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  7. ACSmyth

    ACSmyth Minstrel

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    Flashbacks/dreams can take you into dangerous territory. They can work, or they can end up as disguised info-dumps. As, indeed, can conversations, when you get into "As you know, Jim" stuff.

    One writing course I did, the person running it suggested writing down all the stuff you wanted people to know about back story. Write it out, one thing per line, on a sheet of paper. Then cut the paper into strips. Every now and then, take ONE strip and work it into the scene naturally.

    So, the character (amongst other things) used to live in a particular country and that's one of the things on one of your strips.

    "On his way to the castle, X walked through the spice market. Aromas of cinnamon and cumin and chilli hit him, and for a moment he was back in [country name]. His mouth watered for a taste of the spicy meats he had loved during his three years there."

    And then resist the temptation to go any further and give us a history of his time wherever it was. That's enough for now. You can pick up another strip another time, and tell us why he was there, if you must. You may find that you actually don't need to tell us what's on all the strips, but you just want to, because you've given this guy such a cool backstory and you want to share it with us. Do we need to know it all at once/at all?

    I've used this strips of paper technique more than once, and it really does work.
     
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  8. Mythopoet

    Mythopoet Auror

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    No offense meant, but this is such a cliche it makes me shudder just to see you write it.
     
  9. Darkfantasy

    Darkfantasy Inkling

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    Thank you very much to everyone for answering my question. You were all very helpful
     
  10. Scribble

    Scribble Archmage

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    Feed it into the story where it does something to show something key about the character, or to give meaning to the action that is happening. Details for the sake of a detail is boring. I find these all over my writing and later have to cut them out.
     
  11. ink.

    ink. Dreamer

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    You don't even need to have your main character relive the memory, depending on the notoriety of the deed or place from which they come from - whatever it is you want to look back on. An immediate example that comes to mind would be (as usual) from GoT, from the get go everyone calls Jaime Lannister 'Kingslayer', we know this pains him from the way he reacts, so we're given a glimpse. Then later on he reveals a little more about it, and a little more after that. I think this is one of the best ways to do, from a multi-perspective, it helps to really add depth to the character's personality, in how they see things differently to everyone else.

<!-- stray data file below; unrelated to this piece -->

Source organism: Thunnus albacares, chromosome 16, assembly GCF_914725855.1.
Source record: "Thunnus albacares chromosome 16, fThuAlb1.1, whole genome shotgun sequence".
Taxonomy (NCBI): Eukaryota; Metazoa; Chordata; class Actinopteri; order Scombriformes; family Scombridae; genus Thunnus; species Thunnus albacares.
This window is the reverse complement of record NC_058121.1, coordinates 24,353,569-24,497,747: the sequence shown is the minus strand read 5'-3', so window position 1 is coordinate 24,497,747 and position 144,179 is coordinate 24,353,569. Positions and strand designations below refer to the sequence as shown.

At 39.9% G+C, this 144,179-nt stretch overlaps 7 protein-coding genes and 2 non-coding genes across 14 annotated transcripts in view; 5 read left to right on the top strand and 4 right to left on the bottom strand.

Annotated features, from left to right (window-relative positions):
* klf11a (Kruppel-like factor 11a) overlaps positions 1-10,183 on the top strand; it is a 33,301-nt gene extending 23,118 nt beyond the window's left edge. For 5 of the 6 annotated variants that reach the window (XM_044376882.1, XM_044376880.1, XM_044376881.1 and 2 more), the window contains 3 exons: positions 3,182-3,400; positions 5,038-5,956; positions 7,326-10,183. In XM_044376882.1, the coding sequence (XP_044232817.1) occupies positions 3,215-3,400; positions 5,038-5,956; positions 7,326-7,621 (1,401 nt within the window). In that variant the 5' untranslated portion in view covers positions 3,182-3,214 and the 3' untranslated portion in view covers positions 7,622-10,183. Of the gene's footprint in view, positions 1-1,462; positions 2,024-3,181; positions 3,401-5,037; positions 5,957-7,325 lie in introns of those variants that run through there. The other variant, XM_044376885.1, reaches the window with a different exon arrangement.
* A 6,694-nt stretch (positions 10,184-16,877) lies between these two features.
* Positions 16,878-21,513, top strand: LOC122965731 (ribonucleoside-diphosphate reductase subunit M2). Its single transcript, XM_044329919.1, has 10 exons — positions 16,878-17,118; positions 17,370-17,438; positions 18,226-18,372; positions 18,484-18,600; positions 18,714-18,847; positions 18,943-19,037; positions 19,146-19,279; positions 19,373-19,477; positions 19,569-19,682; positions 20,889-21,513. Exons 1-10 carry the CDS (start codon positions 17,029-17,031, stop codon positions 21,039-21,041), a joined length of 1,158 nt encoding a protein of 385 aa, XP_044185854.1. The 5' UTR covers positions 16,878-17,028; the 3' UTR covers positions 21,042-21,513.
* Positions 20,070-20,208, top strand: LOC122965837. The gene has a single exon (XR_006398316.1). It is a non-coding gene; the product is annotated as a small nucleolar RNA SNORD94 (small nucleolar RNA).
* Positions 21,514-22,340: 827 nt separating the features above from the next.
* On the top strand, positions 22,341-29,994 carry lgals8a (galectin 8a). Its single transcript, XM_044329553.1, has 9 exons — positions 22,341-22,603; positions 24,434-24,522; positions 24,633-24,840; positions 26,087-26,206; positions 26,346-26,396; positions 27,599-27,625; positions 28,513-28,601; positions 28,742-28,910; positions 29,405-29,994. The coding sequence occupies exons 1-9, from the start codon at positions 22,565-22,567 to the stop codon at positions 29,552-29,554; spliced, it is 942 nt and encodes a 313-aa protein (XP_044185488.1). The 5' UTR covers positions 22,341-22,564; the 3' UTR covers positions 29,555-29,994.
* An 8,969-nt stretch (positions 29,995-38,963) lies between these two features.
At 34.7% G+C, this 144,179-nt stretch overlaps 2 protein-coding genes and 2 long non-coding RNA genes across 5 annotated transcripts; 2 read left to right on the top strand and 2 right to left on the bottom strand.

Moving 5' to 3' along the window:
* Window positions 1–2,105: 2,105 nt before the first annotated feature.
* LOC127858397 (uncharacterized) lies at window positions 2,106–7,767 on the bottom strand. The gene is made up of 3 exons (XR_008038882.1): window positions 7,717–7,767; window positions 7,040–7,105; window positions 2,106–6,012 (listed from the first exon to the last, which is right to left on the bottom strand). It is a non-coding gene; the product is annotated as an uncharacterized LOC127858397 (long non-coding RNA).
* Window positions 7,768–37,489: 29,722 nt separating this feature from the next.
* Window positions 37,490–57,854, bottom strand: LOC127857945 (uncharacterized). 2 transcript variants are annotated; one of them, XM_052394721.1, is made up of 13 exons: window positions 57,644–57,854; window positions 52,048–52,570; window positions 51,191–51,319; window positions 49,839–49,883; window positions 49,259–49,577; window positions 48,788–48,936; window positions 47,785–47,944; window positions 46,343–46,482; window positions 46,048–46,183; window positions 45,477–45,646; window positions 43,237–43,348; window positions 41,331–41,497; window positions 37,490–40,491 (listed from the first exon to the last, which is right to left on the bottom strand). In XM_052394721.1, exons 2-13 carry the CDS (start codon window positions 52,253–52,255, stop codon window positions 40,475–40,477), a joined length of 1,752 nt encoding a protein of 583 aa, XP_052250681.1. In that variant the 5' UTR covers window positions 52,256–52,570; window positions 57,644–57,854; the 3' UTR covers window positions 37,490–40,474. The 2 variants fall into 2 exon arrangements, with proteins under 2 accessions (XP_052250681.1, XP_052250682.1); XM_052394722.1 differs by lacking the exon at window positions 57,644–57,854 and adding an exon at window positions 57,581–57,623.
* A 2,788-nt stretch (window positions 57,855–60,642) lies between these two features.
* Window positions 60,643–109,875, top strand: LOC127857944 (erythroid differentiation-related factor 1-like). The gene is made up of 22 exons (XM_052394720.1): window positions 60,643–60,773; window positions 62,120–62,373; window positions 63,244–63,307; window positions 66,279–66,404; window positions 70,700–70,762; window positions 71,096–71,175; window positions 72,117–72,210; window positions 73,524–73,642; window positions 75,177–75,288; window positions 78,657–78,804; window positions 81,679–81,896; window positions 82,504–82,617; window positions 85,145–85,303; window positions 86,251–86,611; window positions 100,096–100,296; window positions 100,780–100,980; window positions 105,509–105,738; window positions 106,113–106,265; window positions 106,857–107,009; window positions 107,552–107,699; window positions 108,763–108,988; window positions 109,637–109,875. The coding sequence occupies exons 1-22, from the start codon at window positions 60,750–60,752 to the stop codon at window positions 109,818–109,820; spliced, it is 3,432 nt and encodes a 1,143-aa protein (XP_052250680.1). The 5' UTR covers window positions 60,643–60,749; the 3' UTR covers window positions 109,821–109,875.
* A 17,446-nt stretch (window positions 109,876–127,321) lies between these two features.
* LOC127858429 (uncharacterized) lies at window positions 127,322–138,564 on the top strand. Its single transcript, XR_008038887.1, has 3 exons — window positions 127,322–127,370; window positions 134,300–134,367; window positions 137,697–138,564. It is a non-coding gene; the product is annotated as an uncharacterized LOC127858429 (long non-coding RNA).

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  12. Bansidhe

    Bansidhe Minstrel

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    The most effective use of back story I've seen is parceling it out as it pertains to the main events of the story, usually as an additional source of conflict. Flashbacks can also be useful, but in moderation. I would recommend watching the TV show Jericho to see back story done really well.
     
  13. Sir Kieran

    Sir Kieran Scribe

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    I agree that flashbacks/dreams are not the best methods (I included a bunch in my story, and realized afterwards that it interrupted the flow of the story and was not interesting). Instead, I would include tidbits of information here and there, as other users have suggested. If two characters are discussing another character, have them analyze that character according to his/her past. For example:

    Person 1: Barbie does not have the skills or talents to lead that mission.
    Person 2: What makes you say that?
    Person 1: Didn't you hear? The last mission she was in . . . all of her soldiers died. Because she made a mistake.

    I know, pretty bad example. But I hope you see what I mean. People like to read about other people. So reading about two people talking about someone else ingrains the reader in the world, and makes them interested as well. (Someone brought up Jaime Lannister as the Kingslayer; they are spot on. Yes, Jaime occasionally has flashbacks, but they are weaved into the narration, and a new fact is introduced each time the event is referenced. In another scene, he even gives a personal account through dialogue that gives the readers an emotional view on the subject.)